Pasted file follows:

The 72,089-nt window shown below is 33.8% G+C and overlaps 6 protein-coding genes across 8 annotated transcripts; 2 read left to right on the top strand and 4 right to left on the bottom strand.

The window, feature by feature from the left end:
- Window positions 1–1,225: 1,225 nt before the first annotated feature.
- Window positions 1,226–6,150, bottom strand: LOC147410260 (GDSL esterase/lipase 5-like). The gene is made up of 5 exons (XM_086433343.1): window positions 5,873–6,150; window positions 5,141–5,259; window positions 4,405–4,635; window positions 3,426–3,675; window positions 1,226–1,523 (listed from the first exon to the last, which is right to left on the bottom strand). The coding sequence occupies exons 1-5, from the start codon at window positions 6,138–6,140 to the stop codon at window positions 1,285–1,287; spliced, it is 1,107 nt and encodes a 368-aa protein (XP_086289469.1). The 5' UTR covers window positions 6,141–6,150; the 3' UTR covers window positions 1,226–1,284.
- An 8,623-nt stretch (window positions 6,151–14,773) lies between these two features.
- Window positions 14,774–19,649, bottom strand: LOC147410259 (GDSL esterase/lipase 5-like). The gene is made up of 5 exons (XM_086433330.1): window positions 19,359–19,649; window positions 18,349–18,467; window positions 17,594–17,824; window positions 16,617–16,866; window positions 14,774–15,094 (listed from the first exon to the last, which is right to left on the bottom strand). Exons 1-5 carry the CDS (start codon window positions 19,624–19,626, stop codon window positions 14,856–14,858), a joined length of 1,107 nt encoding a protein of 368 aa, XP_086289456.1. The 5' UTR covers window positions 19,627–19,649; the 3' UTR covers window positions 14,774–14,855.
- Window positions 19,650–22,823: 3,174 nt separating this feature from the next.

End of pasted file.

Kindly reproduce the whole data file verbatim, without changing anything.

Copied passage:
The 72,089-nt window shown below is 33.8% G+C and overlaps 6 protein-coding genes across 8 annotated transcripts; 2 read left to right on the top strand and 4 right to left on the bottom strand.

The window, feature by feature from the left end:
- Window positions 1–1,225: 1,225 nt before the first annotated feature.
- Window positions 1,226–6,150, bottom strand: LOC147410260 (GDSL esterase/lipase 5-like). The gene is made up of 5 exons (XM_086433343.1): window positions 5,873–6,150; window positions 5,141–5,259; window positions 4,405–4,635; window positions 3,426–3,675; window positions 1,226–1,523 (listed from the first exon to the last, which is right to left on the bottom strand). The coding sequence occupies exons 1-5, from the start codon at window positions 6,138–6,140 to the stop codon at window positions 1,285–1,287; spliced, it is 1,107 nt and encodes a 368-aa protein (XP_086289469.1). The 5' UTR covers window positions 6,141–6,150; the 3' UTR covers window positions 1,226–1,284.
- An 8,623-nt stretch (window positions 6,151–14,773) lies between these two features.
- Window positions 14,774–19,649, bottom strand: LOC147410259 (GDSL esterase/lipase 5-like). The gene is made up of 5 exons (XM_086433330.1): window positions 19,359–19,649; window positions 18,349–18,467; window positions 17,594–17,824; window positions 16,617–16,866; window positions 14,774–15,094 (listed from the first exon to the last, which is right to left on the bottom strand). Exons 1-5 carry the CDS (start codon window positions 19,624–19,626, stop codon window positions 14,856–14,858), a joined length of 1,107 nt encoding a protein of 368 aa, XP_086289456.1. The 5' UTR covers window positions 19,627–19,649; the 3' UTR covers window positions 14,774–14,855.
- Window positions 19,650–22,823: 3,174 nt separating this feature from the next.